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Code of corporate governance 2018 supercedes CBN, SEC rules, says FRCN

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Executive Director, Financial Reporting Council of Nigeria (FRCN), Daniel Asapokhai

CIBN, KACCIMA question draft copy

The Financial Reporting Council of Nigeria (FRCN) has declared that the new Corporate Governance Code 2018 would serve as the regulatory code in the country by January 1, 2020 when its full implementation commences.

Consequently, the existing code of governance under the laws establishing regulatory bodies like the Central Bank of Nigeria (CBN), Securities and Exchange Commission (SEC), among others, would serve as guidelines of operations for public and private businesses.

Executive Secretary of FRCN, Daniel Asapokhai, disclosed this in Kano during at a public hearing and sensitisation on the new draft copy of the code.However, the Chartered Institute of Bankers in Nigeria (CIBN) and Kano Chambers of Commerce, Mines, Industries and Agriculture (KACIMA) have questioned certain recommendations in the draft copy.

Asapokhai hinted that when it commences, the Corporate Governance Code would attract local and foreign investments and enhance the integrity of the Nigerian capital market, as well as entrench a culture of transparency and accountability.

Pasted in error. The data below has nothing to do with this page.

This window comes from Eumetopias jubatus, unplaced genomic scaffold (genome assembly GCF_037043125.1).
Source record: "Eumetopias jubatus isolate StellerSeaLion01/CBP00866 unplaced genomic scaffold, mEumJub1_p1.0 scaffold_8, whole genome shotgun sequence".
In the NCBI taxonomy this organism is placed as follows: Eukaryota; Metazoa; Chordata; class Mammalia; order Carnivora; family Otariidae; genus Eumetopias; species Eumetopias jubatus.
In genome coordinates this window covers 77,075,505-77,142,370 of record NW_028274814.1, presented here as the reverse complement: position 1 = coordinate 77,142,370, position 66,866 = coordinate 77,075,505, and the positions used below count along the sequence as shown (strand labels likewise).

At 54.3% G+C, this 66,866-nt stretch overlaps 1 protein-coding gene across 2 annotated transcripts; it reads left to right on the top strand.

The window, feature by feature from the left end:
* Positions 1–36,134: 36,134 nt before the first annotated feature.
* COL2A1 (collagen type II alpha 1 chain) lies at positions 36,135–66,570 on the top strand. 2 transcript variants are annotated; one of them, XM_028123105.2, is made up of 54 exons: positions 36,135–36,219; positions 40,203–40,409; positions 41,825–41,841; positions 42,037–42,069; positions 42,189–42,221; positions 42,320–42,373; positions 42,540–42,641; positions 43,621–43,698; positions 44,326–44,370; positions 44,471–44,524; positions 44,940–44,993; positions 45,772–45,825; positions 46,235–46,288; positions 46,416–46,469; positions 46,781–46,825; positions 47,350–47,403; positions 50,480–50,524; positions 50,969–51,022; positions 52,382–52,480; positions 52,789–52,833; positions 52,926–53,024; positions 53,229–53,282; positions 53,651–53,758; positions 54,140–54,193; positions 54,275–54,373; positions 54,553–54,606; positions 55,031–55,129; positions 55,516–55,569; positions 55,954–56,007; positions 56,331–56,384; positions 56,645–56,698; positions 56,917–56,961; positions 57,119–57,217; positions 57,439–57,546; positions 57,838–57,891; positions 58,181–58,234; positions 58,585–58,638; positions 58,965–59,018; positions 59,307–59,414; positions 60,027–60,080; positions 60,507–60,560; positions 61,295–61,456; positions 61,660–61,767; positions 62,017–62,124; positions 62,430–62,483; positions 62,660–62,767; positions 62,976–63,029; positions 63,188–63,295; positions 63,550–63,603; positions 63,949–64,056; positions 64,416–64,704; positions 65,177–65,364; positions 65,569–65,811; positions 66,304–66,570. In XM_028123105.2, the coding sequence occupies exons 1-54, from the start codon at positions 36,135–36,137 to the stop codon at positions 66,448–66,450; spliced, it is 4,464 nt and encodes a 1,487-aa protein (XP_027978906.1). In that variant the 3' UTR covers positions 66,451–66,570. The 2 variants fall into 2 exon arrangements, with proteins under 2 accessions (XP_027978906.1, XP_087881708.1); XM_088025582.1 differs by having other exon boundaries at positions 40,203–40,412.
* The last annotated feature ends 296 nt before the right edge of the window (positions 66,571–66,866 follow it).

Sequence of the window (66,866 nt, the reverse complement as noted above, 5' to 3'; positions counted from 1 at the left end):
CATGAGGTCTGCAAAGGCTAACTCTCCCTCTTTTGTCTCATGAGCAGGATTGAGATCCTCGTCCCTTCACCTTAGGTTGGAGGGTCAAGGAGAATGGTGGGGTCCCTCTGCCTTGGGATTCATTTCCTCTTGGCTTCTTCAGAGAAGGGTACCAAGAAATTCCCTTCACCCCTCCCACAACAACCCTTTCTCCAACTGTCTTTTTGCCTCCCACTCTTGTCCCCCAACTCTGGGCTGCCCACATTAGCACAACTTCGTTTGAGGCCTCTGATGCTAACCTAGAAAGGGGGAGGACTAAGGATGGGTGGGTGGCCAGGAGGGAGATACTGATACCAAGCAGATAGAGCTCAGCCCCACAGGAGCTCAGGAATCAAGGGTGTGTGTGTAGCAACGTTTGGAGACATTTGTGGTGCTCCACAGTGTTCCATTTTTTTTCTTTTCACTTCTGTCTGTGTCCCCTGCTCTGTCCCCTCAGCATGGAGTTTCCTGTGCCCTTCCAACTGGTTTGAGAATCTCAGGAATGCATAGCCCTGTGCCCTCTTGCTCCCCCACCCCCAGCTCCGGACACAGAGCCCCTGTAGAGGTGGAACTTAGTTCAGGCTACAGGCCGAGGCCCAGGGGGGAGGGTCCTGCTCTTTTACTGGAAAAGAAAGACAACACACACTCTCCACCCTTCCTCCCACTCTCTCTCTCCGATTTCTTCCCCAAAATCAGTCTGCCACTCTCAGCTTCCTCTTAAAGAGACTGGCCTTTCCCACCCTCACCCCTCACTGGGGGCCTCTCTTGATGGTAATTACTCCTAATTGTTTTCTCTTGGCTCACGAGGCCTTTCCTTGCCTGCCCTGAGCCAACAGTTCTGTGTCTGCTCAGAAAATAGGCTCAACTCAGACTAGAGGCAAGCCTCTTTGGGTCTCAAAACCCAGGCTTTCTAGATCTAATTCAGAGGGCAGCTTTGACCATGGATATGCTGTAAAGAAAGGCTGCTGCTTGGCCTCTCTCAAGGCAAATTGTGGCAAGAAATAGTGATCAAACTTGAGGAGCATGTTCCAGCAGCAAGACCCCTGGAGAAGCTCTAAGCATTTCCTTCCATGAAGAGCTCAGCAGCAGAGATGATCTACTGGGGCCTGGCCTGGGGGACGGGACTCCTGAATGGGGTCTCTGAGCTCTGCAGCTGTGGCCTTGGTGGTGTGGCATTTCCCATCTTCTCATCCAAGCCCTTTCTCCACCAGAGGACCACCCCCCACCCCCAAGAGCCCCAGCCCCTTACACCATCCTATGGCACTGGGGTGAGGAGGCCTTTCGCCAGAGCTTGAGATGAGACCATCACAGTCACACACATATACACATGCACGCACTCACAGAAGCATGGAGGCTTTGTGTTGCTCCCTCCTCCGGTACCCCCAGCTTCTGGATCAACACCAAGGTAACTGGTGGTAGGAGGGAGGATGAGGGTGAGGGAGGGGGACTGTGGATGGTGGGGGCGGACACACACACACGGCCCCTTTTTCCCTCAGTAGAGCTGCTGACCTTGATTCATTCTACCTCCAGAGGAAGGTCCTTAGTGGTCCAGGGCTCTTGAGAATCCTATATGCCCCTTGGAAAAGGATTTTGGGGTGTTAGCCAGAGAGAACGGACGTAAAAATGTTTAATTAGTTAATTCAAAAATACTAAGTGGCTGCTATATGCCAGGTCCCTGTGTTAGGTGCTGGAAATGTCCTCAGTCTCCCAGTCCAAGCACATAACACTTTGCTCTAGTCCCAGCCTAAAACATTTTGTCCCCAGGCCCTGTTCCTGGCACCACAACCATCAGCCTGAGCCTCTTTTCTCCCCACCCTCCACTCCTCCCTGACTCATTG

He pointed out that the Federal Government recently set up a 15-member technical committee to review the 2016 Code of Corporate Governance due to some defects, which were against international best practices.

He explained that the new draft, which comprised seven parts, 28 principles and 231 recommendations, focuses basically on high financial reporting standards and corporate governance principles in trade and investments. According to Asapokhai, the committee approached the review of the code with ‘apply and explain principles,’ in order to reduce the cost of doing business in the country, as against the rule based principle in the 2016 code.

Presenting its position, Chairman, Kano/Jigawa chapter of CIBN, Aliyu Wada-Nas, suggested clear roles, protection of whistle-blowers and inclusion of young professionals among board members of companies.

An executive of KACCIMA, Aminu Dangana, said although codes were meant to adopt international best practices, he sought a reflection of cultural and level of business enrolments in the final code.

Chairman, Technical Committee, Muhammad K. Ahmad, argued that the code should apply to all public corporations; whether listed or not, holding companies of public firms and other regulated entities, concessioned and privatised companies, as well as all regulated private concerns.FRCN’s public hearing was part of nationwide awareness creation on the new national governance code.

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